...the mildness to which men ... had yielded was only half of the intoxication of beauty, while the other half ... was of such surpassing and terrible cruelty—the most cruel of men delights himself with a flower—that beauty ... failed quickly of its effect...
Jeremy Davies is made of ink, but don’t dip a feather in him. It tickles. He once painted a fingernail black and no one really noticed. He was disappointed. He’s also an editor, a religious atheist, a liker of strong coffees, a Shakespeare-lover, a political anarchist and someone who rarely has a pen when he needs one. He has been a PhD candidate, a personal trainer, a life model, a bouncer, an infantry soldier and someone who rarely had a pen when he needed one. He has had words published in a variety of places, in a variety of publications, in a variety of forms, in a variety of moments: Canada, Wet Ink, SMS and twelve minutes past three in the afternoon being some of these. His first novel, 'Missing Presumed Undead', will be re-published by Satalyte Publishing in February 2014. A second is on its way.
The quality and mastery of Dostoevsky’s vision, and his use of character and plot and pacing, are all on display in this marvelous work. It’s true that perhaps it doesn’t hold together as strongly as some of his other works; but it’s not true that this is a poor example of his work. In some ways, it exceeds all of them, particularly through voice and narrative instability.
There perhaps is some reticence to include it amongst the ‘greats’ due to politics and religion, both then and now. Dostoevsky, the author, is something that always seems to outstrip the pigeon-holer: even Dostoevsky, the man...
A genuine review of this book would be at least another book, and I would prefer to be reading more and writing other things… While I love Dostoevsky independently (as did the Frenchman of whom I shall now speak), my motivation to read this book now was to prepare myself to read Camus’ ‘The Possessed’, the play he wrote based on the novel, as part of my 2013 centenary celebration of the Frenchman (yes, I know he was born in Algeria...). So I will start with some general points and then discuss the book in terms of how it relates to Camus and his thinking.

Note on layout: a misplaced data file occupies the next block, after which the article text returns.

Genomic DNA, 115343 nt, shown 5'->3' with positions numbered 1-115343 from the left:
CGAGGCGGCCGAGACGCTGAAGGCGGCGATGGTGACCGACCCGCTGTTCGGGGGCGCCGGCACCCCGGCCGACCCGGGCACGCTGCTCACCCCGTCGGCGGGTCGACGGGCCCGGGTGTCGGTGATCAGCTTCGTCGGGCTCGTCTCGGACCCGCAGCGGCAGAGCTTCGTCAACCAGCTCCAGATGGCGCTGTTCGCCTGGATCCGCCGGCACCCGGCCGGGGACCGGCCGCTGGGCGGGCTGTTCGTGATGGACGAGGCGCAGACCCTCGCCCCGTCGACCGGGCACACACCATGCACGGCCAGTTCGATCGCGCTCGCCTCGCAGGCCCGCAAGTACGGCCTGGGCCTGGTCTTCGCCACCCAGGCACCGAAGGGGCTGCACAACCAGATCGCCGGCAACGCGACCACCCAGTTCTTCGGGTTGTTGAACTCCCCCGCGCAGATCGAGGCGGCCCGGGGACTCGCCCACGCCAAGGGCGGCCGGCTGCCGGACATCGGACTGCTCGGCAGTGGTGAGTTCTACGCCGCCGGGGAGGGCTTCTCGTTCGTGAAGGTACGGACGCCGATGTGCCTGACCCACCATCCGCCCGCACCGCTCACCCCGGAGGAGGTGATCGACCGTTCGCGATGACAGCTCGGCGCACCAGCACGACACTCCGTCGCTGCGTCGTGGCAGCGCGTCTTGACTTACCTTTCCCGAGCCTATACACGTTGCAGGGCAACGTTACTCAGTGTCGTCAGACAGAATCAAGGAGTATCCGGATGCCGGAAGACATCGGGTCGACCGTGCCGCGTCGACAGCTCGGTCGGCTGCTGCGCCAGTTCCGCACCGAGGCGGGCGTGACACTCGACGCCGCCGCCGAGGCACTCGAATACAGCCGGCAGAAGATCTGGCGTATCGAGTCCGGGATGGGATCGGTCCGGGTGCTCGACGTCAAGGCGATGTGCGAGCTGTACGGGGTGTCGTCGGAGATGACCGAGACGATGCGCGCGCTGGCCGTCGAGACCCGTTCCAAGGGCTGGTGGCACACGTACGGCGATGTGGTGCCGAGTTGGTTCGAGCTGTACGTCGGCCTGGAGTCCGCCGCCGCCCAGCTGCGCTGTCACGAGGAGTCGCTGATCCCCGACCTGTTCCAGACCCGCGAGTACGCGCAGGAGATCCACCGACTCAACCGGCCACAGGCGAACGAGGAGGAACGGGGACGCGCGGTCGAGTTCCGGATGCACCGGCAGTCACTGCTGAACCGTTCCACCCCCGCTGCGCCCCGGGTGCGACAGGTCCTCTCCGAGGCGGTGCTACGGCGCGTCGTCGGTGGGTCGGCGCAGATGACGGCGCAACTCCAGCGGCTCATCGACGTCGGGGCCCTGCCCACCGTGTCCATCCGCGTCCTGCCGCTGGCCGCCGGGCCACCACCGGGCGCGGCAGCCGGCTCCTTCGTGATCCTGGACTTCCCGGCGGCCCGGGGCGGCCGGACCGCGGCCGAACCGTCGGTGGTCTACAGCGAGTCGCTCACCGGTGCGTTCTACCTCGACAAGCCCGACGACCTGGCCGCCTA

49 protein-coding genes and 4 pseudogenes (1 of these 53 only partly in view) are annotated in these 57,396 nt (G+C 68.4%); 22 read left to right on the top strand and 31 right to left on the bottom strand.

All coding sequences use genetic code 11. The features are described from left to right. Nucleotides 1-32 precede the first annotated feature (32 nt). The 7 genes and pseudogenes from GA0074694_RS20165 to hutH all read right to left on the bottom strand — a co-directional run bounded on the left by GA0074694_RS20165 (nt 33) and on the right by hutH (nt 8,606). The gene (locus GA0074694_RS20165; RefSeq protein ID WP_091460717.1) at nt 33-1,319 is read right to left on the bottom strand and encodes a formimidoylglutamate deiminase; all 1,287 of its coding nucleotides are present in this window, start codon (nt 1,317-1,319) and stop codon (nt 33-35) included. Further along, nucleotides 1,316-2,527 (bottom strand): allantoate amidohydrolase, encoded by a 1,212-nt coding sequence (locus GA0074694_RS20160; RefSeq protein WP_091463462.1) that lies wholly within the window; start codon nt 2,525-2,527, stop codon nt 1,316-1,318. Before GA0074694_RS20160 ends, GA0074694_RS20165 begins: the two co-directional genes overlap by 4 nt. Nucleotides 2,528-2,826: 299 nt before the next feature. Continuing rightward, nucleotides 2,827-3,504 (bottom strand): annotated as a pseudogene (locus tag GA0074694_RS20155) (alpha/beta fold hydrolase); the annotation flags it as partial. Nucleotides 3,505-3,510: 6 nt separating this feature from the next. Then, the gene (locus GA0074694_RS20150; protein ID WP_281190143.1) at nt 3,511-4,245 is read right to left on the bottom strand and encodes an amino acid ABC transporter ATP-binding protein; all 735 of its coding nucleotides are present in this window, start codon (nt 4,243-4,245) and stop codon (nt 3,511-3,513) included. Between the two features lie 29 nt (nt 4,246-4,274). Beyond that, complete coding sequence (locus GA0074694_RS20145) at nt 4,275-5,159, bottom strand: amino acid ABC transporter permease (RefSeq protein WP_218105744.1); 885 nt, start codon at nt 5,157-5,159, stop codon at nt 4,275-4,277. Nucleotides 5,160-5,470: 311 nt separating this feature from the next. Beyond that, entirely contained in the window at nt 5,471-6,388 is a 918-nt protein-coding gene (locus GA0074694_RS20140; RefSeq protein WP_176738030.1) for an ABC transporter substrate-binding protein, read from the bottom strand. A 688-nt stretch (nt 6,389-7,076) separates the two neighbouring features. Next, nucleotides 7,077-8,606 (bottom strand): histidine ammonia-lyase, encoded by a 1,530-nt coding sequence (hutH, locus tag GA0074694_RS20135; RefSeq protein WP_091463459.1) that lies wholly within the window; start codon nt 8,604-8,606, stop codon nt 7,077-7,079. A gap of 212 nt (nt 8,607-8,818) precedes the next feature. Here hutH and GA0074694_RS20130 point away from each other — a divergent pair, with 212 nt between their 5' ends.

Dostoevsky, through the character of his narrator, Mr G—v, is exploring a world in change: there are ‘new ideas’ everywhere. This was a liminial phase in Europe and western Asia that both men were living in, the real and the fictional. Politics was on the move, class structures were under assault, what to believe in was being problemised. (It’s still going on now, but in different ways and, mostly, less overtly violently on a grand scale.) Man, woman; master, serf; science, religion; and more so, on a larger scale, how we go about believing in things and what effects these changes (or lack-of-changes) would have on people and social life itself and on being moral. Many opinions get expressed in this novel, many of which could easily slip into contemporary discourse without much of a hitch (just add some pop culture references…) Particularly:
Half-science is a despot such has never been known before. A despot that has its own priests and slaves, a despot before whom everyone prostates himself with love and superstitious dread, such as has been quite inconceivable until now, before whom science itself trembles and surrenders in a shameful way.
And the terrible villain himself:
"On the other hand, the docility of schoolboys and fools has reached the highest pitch; the schoolmasters are full of bile; everywhere we see vanity reaching inordinate proportions; enormous bestial appetites … Do you realize how many converts we will make by trite and ready-made ideas?"
Mr G—v, our very all-too-well-informed-of-events narrator, certainly leans toward a rather traditional line, and his summings up, particularly the ones that he demands are the most true, are often a little fishy in terms of their reliability. As with any narrator, any time he or she is not directly present in events, even if they discuss which character informed them etc etc, there is room for playful doubt for the reader, and I would urge any reader to take this into account, as I'm sure would the author.